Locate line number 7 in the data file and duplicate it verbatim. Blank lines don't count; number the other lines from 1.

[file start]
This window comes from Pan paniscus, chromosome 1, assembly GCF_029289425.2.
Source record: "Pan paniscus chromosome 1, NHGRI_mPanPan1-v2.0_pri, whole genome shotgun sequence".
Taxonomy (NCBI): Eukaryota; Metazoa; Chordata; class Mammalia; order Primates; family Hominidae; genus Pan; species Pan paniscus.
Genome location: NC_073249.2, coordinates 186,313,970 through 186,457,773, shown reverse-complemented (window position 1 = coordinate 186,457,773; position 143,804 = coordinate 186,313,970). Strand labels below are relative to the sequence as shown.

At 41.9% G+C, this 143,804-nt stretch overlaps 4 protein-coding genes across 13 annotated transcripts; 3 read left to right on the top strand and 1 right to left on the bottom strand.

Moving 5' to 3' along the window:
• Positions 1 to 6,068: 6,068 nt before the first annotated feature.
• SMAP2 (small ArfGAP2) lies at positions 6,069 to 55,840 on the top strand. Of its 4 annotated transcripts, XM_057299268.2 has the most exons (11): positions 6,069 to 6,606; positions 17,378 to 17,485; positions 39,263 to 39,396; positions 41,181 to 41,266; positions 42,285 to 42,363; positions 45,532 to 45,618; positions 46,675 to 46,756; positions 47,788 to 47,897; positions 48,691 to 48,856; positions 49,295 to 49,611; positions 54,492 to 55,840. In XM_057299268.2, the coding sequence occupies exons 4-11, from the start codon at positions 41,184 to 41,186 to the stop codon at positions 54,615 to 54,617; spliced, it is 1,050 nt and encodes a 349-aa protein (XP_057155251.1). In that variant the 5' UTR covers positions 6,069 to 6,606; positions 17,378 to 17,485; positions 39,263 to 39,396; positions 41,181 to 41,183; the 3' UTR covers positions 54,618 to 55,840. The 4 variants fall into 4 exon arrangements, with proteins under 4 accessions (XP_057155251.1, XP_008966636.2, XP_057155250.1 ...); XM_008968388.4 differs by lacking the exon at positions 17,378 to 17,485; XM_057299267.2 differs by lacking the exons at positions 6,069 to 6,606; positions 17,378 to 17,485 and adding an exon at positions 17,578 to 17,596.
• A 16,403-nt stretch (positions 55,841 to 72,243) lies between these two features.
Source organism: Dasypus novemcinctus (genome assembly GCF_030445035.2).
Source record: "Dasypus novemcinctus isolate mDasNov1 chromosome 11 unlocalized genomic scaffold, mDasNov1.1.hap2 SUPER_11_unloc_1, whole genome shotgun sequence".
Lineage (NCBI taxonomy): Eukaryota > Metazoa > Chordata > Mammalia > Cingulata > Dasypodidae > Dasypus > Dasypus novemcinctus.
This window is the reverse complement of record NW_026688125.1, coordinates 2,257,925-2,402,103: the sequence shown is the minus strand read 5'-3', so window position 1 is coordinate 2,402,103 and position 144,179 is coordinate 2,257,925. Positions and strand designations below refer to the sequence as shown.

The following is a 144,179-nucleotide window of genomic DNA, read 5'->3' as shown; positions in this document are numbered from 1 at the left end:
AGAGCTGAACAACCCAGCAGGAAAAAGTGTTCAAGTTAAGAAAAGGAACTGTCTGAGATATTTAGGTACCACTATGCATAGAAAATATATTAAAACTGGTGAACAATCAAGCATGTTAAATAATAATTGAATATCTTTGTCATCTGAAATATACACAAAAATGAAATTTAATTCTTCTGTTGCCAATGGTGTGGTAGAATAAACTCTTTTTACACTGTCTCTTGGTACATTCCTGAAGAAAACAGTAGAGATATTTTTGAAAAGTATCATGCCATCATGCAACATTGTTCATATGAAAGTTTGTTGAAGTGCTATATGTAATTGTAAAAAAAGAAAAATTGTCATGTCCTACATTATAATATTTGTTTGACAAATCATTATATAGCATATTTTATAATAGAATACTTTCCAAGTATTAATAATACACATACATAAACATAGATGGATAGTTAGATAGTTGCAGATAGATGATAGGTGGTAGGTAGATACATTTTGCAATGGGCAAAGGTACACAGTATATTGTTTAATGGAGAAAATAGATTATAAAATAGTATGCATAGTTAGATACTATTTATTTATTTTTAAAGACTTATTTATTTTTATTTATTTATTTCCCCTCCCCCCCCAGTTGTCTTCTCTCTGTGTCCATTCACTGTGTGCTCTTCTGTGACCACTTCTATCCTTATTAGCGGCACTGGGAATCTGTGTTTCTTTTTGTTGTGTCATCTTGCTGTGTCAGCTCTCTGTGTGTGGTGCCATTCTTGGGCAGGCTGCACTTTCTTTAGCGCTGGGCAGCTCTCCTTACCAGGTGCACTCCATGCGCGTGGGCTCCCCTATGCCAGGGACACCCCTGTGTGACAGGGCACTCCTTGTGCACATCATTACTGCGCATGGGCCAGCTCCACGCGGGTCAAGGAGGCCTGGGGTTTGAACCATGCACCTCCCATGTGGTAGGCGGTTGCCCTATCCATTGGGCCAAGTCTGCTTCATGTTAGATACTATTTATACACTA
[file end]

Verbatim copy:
• Positions 1 to 6,068: 6,068 nt before the first annotated feature.